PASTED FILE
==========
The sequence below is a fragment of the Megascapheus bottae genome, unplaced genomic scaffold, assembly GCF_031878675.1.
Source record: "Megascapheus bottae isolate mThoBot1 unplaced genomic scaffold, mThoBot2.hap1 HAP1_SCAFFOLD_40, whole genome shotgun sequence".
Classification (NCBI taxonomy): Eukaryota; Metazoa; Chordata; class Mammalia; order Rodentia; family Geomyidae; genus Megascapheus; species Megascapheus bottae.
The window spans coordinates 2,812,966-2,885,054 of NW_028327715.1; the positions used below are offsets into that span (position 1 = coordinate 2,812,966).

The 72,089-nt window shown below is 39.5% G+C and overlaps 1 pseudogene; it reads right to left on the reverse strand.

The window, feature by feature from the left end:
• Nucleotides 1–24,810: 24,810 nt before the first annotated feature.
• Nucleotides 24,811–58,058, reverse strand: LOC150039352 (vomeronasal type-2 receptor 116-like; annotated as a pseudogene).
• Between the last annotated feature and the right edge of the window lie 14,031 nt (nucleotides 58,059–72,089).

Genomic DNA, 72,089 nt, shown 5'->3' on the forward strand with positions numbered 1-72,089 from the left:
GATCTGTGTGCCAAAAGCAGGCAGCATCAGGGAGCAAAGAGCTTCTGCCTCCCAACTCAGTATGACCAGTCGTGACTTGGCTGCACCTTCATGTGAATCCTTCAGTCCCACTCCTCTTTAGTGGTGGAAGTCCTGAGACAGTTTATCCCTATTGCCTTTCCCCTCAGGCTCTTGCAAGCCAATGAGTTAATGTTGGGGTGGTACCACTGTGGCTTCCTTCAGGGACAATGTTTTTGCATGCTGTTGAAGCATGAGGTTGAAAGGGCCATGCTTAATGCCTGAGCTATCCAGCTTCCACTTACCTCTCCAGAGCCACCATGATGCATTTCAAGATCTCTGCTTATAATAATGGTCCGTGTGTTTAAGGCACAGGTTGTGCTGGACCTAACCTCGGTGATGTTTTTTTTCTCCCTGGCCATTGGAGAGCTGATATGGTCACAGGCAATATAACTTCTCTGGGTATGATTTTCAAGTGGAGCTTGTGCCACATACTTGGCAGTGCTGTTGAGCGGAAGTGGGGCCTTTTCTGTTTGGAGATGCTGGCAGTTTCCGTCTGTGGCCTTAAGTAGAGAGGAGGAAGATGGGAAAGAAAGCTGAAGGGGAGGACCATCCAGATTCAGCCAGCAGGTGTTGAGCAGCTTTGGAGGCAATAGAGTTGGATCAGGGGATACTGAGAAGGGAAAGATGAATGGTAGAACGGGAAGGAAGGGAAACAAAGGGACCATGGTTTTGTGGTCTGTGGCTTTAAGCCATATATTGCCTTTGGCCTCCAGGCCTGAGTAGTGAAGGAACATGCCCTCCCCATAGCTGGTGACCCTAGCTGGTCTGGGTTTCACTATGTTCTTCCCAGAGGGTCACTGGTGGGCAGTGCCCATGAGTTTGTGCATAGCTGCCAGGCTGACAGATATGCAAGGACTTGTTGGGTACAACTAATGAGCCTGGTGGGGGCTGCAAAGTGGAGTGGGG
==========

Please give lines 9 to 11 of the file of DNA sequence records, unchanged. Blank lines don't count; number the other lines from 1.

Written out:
• Between the last annotated feature and the right edge of the window lie 14,031 nt (nucleotides 58,059–72,089).

Genomic DNA, 72,089 nt, shown 5'->3' on the forward strand with positions numbered 1-72,089 from the left:
GATCTGTGTGCCAAAAGCAGGCAGCATCAGGGAGCAAAGAGCTTCTGCCTCCCAACTCAGTATGACCAGTCGTGACTTGGCTGCACCTTCATGTGAATCCTTCAGTCCCACTCCTCTTTAGTGGTGGAAGTCCTGAGACAGTTTATCCCTATTGCCTTTCCCCTCAGGCTCTTGCAAGCCAATGAGTTAATGTTGGGGTGGTACCACTGTGGCTTCCTTCAGGGACAATGTTTTTGCATGCTGTTGAAGCATGAGGTTGAAAGGGCCATGCTTAATGCCTGAGCTATCCAGCTTCCACTTACCTCTCCAGAGCCACCATGATGCATTTCAAGATCTCTGCTTATAATAATGGTCCGTGTGTTTAAGGCACAGGTTGTGCTGGACCTAACCTCGGTGATGTTTTTTTTCTCCCTGGCCATTGGAGAGCTGATATGGTCACAGGCAATATAACTTCTCTGGGTATGATTTTCAAGTGGAGCTTGTGCCACATACTTGGCAGTGCTGTTGAGCGGAAGTGGGGCCTTTTCTGTTTGGAGATGCTGGCAGTTTCCGTCTGTGGCCTTAAGTAGAGAGGAGGAAGATGGGAAAGAAAGCTGAAGGGGAGGACCATCCAGATTCAGCCAGCAGGTGTTGAGCAGCTTTGGAGGCAATAGAGTTGGATCAGGGGATACTGAGAAGGGAAAGATGAATGGTAGAACGGGAAGGAAGGGAAACAAAGGGACCATGGTTTTGTGGTCTGTGGCTTTAAGCCATATATTGCCTTTGGCCTCCAGGCCTGAGTAGTGAAGGAACATGCCCTCCCCATAGCTGGTGACCCTAGCTGGTCTGGGTTTCACTATGTTCTTCCCAGAGGGTCACTGGTGGGCAGTGCCCATGAGTTTGTGCATAGCTGCCAGGCTGACAGATATGCAAGGACTTGTTGGGTACAACTAATGAGCCTGGTGGGGGCTGCAAAGTGGAGTGGGG